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While we are starting to pay attention to how important sleep is, the need for dark is still mostly ignored.
Being exposed to regular patterns of light and dark regulates our circadian rhythm. Disruption of this rhythm may increase the risk of developing some health conditions including obesity, diabetes and breast cancer.
On its own, the circadian rhythm takes almost 24 hours. Our bodies rely on the Sun to reset this cycle and keep it at 24 hours, the length of our days. Light and the dark are important signals for the cycle.
During the night, body temperature drops, metabolism slows, and the hormone melatonin rises dramatically. When the Sun comes up in the morning, melatonin has already started falling, and you wake up.
During the dark, levels of the hormone leptin (hunger control), go up. This means we do not feel hungry while low levels make us hungry.
Ans research found that sleep disruption and turning on lights lowers leptin levels which makes people hungry in the middle of the night.
Some kinds of light make you more alert and more awake, and others have less of an effect:
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The average adult spends 36 % (or about one-third) of his or her life asleep.
Purpose of Sleep:
The first purpose of sleep is restoration.
Every day, your brain accumulates metabolic waste as it goes about its normal neural activities. Sleeping restores the brains healthy condition by removing these waste products. Accumulation of these waste products has been linked to many brain-related disorders.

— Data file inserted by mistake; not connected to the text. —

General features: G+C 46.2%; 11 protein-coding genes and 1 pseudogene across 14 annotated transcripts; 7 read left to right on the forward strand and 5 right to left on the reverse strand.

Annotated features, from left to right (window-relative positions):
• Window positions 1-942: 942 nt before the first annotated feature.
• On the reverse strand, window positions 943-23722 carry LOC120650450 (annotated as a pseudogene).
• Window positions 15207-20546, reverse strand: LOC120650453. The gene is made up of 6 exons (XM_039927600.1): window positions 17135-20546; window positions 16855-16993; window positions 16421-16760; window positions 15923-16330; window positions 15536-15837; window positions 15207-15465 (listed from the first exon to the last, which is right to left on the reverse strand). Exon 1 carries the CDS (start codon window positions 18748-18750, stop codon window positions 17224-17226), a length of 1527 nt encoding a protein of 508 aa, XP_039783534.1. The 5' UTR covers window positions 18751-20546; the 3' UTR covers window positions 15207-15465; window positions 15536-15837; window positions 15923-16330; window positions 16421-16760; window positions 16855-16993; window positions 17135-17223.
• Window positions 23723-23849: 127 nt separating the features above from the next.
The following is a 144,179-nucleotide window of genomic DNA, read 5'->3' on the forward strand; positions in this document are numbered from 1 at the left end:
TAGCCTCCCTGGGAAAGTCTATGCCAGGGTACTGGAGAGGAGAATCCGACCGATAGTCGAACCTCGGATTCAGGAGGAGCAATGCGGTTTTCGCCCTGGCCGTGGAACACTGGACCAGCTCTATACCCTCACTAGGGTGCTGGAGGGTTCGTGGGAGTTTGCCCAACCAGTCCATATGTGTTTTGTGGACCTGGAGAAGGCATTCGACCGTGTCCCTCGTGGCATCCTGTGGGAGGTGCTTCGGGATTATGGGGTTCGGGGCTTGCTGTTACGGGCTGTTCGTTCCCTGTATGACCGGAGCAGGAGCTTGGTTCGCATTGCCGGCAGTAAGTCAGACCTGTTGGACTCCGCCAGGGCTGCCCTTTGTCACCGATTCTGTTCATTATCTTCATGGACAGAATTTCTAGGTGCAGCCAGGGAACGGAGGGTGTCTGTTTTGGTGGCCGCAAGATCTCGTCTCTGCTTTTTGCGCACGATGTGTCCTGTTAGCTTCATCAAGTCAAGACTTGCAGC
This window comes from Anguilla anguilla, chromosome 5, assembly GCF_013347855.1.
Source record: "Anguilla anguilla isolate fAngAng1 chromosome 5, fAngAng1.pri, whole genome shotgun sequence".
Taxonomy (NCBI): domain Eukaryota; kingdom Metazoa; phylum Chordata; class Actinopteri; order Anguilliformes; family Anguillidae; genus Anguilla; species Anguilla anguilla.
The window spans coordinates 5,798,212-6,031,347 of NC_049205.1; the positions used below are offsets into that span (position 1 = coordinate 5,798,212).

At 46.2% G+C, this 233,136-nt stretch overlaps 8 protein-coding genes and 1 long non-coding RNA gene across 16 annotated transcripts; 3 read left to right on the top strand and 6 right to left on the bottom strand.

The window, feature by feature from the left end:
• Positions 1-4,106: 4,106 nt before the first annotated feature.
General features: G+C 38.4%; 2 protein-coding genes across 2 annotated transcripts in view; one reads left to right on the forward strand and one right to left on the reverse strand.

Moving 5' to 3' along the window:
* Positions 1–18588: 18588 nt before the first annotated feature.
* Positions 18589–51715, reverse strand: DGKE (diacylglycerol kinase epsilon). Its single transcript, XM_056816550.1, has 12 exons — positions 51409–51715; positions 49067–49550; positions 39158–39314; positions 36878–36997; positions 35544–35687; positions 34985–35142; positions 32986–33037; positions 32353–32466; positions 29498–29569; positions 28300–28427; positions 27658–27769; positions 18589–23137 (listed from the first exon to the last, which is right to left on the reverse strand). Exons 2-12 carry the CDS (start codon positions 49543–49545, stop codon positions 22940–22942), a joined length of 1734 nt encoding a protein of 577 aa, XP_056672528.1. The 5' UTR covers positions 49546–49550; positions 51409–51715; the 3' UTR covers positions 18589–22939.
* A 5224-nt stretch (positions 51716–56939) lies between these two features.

The second purpose of sleep is memory consolidation.
Sleep is crucial for memory consolidation, which is responsible for your long term memories. Insufficient or fragmented sleep can hamper your ability to remember facts and feelings/emotions.
Around 30 to 50 percent of people sleep between the hours of 11 pm and 7 am. Another 40 percents are either slightly morning people or slightly evening people.
The body is an orchestra of organs, each providing an essential function. In this metaphor, the circadian rhythm is the conductor. The conductor makes every neurotransmitter, every hormone, and every chemical in the body cycle with the daily rhythm.
This makes us our sleep habits unique and tailored.
Being a morning (or evening) person is inborn, genetic, and very hard to change.
Is a naturally occurring hormone controlled by light exposure that helps regulate your sleep-wake cycle.
Your brain secretes more melatonin when it’s dark, making you sleepy, and less when it’s light, making you more alert.
However, many aspects of modern life can alter your body’s production of melatonin and shift your circadian rhythm
During the day: